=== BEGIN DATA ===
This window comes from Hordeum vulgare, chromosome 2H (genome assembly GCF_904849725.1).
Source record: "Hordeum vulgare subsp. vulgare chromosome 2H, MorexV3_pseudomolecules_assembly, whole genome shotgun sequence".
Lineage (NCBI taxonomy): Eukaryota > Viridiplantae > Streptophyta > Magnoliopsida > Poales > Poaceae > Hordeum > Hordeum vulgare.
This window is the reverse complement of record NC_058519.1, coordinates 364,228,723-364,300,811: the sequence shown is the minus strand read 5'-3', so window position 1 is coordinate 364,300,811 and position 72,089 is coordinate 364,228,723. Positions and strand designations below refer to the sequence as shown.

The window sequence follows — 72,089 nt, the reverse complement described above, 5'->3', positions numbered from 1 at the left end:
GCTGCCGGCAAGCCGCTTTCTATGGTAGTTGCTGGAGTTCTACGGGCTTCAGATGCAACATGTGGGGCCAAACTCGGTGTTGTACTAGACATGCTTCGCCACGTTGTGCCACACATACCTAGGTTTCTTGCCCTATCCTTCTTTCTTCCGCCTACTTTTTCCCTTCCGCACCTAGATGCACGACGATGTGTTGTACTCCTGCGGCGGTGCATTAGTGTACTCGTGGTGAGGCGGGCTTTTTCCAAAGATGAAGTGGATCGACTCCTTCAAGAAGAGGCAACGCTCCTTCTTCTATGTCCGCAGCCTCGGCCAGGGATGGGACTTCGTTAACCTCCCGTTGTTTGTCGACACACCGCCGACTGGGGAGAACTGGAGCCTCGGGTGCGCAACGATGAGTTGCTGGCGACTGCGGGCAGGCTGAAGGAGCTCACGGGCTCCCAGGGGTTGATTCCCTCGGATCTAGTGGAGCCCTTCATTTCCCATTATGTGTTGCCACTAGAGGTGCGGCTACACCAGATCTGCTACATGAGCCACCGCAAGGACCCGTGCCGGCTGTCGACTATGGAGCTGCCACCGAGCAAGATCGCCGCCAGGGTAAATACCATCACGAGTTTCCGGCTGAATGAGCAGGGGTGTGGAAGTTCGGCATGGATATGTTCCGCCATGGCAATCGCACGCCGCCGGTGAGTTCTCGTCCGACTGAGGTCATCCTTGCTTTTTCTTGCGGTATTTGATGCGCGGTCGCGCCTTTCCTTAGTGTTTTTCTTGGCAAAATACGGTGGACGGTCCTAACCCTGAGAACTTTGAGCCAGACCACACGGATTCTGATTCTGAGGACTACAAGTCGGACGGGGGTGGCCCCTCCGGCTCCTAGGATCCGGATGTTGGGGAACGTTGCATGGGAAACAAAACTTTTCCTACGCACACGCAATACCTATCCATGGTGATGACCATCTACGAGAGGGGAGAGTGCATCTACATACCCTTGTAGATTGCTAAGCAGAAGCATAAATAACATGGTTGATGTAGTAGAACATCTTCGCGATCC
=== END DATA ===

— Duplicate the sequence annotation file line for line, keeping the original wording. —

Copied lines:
This window comes from Hordeum vulgare, chromosome 2H (genome assembly GCF_904849725.1).
Source record: "Hordeum vulgare subsp. vulgare chromosome 2H, MorexV3_pseudomolecules_assembly, whole genome shotgun sequence".
Lineage (NCBI taxonomy): Eukaryota > Viridiplantae > Streptophyta > Magnoliopsida > Poales > Poaceae > Hordeum > Hordeum vulgare.
This window is the reverse complement of record NC_058519.1, coordinates 364,228,723-364,300,811: the sequence shown is the minus strand read 5'-3', so window position 1 is coordinate 364,300,811 and position 72,089 is coordinate 364,228,723. Positions and strand designations below refer to the sequence as shown.

The window sequence follows — 72,089 nt, the reverse complement described above, 5'->3', positions numbered from 1 at the left end:
GCTGCCGGCAAGCCGCTTTCTATGGTAGTTGCTGGAGTTCTACGGGCTTCAGATGCAACATGTGGGGCCAAACTCGGTGTTGTACTAGACATGCTTCGCCACGTTGTGCCACACATACCTAGGTTTCTTGCCCTATCCTTCTTTCTTCCGCCTACTTTTTCCCTTCCGCACCTAGATGCACGACGATGTGTTGTACTCCTGCGGCGGTGCATTAGTGTACTCGTGGTGAGGCGGGCTTTTTCCAAAGATGAAGTGGATCGACTCCTTCAAGAAGAGGCAACGCTCCTTCTTCTATGTCCGCAGCCTCGGCCAGGGATGGGACTTCGTTAACCTCCCGTTGTTTGTCGACACACCGCCGACTGGGGAGAACTGGAGCCTCGGGTGCGCAACGATGAGTTGCTGGCGACTGCGGGCAGGCTGAAGGAGCTCACGGGCTCCCAGGGGTTGATTCCCTCGGATCTAGTGGAGCCCTTCATTTCCCATTATGTGTTGCCACTAGAGGTGCGGCTACACCAGATCTGCTACATGAGCCACCGCAAGGACCCGTGCCGGCTGTCGACTATGGAGCTGCCACCGAGCAAGATCGCCGCCAGGGTAAATACCATCACGAGTTTCCGGCTGAATGAGCAGGGGTGTGGAAGTTCGGCATGGATATGTTCCGCCATGGCAATCGCACGCCGCCGGTGAGTTCTCGTCCGACTGAGGTCATCCTTGCTTTTTCTTGCGGTATTTGATGCGCGGTCGCGCCTTTCCTTAGTGTTTTTCTTGGCAAAATACGGTGGACGGTCCTAACCCTGAGAACTTTGAGCCAGACCACACGGATTCTGATTCTGAGGACTACAAGTCGGACGGGGGTGGCCCCTCCGGCTCCTAGGATCCGGATGTTGGGGAACGTTGCATGGGAAACAAAACTTTTCCTACGCACACGCAATACCTATCCATGGTGATGACCATCTACGAGAGGGGAGAGTGCATCTACATACCCTTGTAGATTGCTAAGCAGAAGCATAAATAACATGGTTGATGTAGTAGAACATCTTCGCGATCC